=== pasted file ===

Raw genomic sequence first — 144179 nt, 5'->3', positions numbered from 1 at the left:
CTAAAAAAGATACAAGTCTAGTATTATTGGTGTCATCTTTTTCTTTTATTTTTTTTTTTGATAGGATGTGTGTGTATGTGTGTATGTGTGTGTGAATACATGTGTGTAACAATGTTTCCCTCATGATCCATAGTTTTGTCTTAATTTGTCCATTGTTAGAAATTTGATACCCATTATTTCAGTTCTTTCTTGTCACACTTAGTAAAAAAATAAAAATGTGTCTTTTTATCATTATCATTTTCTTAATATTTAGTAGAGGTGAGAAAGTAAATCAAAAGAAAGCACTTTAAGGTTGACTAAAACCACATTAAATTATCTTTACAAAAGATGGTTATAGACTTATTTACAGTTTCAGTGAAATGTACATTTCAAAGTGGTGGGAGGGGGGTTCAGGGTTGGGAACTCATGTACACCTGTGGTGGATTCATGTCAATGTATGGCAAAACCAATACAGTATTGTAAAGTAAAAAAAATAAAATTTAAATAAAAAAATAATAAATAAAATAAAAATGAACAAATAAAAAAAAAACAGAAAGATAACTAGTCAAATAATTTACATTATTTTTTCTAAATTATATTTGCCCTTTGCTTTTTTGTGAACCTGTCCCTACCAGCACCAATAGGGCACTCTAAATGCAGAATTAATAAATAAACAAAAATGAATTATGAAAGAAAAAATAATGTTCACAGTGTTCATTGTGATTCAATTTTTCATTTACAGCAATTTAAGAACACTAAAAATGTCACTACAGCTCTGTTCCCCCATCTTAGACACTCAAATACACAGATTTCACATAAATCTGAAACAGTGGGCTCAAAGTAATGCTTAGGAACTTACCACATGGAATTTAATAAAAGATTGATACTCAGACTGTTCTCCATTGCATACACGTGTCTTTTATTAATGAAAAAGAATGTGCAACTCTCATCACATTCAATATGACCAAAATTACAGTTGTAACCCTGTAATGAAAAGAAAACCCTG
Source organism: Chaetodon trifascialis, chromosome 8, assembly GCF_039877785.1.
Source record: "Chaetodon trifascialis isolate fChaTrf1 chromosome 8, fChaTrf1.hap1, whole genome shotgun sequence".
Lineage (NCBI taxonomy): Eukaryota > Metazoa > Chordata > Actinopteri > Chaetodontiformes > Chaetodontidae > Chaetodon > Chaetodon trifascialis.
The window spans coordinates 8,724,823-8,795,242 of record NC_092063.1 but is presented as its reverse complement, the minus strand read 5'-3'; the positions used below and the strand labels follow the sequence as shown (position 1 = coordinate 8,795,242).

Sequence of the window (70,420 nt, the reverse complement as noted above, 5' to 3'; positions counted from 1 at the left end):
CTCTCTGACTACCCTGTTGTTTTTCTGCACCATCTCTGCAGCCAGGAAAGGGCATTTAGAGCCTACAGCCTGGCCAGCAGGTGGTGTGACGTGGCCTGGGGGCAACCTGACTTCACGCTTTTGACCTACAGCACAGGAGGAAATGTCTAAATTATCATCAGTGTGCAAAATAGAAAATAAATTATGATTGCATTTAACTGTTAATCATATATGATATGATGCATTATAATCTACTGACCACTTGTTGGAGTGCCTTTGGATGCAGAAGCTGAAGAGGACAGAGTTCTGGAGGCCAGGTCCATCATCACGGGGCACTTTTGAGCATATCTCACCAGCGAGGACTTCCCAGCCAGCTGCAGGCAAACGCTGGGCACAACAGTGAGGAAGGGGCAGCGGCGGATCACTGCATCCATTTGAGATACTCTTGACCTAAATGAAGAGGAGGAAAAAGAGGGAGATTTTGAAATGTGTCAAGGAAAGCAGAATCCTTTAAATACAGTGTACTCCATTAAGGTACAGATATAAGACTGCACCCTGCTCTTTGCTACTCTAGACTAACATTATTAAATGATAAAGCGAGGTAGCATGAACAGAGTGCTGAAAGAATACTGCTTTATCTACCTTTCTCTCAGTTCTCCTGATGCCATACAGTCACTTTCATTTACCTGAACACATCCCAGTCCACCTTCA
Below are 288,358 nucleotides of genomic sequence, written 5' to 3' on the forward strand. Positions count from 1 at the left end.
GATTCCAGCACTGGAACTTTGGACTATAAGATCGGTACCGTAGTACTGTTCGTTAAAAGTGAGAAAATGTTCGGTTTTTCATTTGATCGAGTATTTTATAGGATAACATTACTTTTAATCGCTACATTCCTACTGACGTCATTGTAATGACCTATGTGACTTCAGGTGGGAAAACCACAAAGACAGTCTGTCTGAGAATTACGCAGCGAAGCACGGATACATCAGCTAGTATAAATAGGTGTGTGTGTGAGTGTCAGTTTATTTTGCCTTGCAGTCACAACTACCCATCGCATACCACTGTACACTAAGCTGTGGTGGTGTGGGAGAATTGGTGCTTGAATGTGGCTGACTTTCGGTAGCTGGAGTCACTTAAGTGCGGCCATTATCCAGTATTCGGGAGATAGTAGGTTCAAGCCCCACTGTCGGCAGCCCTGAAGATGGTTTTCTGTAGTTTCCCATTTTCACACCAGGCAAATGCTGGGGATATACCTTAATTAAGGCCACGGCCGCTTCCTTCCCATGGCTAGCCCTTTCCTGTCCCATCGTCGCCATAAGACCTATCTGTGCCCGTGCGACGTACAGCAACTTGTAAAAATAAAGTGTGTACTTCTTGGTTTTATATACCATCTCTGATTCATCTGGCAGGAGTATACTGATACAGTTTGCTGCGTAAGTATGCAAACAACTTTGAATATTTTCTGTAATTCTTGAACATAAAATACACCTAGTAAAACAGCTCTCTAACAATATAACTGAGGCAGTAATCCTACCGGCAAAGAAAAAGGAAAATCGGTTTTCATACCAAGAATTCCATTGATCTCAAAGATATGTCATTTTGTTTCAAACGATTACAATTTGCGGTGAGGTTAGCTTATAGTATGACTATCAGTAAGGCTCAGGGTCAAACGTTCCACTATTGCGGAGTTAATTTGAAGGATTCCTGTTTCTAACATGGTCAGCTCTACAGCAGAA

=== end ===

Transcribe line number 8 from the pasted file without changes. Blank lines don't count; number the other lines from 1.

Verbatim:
CTCTCTGACTACCCTGTTGTTTTTCTGCACCATCTCTGCAGCCAGGAAAGGGCATTTAGAGCCTACAGCCTGGCCAGCAGGTGGTGTGACGTGGCCTGGGGGCAACCTGACTTCACGCTTTTGACCTACAGCACAGGAGGAAATGTCTAAATTATCATCAGTGTGCAAAATAGAAAATAAATTATGATTGCATTTAACTGTTAATCATATATGATATGATGCATTATAATCTACTGACCACTTGTTGGAGTGCCTTTGGATGCAGAAGCTGAAGAGGACAGAGTTCTGGAGGCCAGGTCCATCATCACGGGGCACTTTTGAGCATATCTCACCAGCGAGGACTTCCCAGCCAGCTGCAGGCAAACGCTGGGCACAACAGTGAGGAAGGGGCAGCGGCGGATCACTGCATCCATTTGAGATACTCTTGACCTAAATGAAGAGGAGGAAAAAGAGGGAGATTTTGAAATGTGTCAAGGAAAGCAGAATCCTTTAAATACAGTGTACTCCATTAAGGTACAGATATAAGACTGCACCCTGCTCTTTGCTACTCTAGACTAACATTATTAAATGATAAAGCGAGGTAGCATGAACAGAGTGCTGAAAGAATACTGCTTTATCTACCTTTCTCTCAGTTCTCCTGATGCCATACAGTCACTTTCATTTACCTGAACACATCCCAGTCCACCTTCA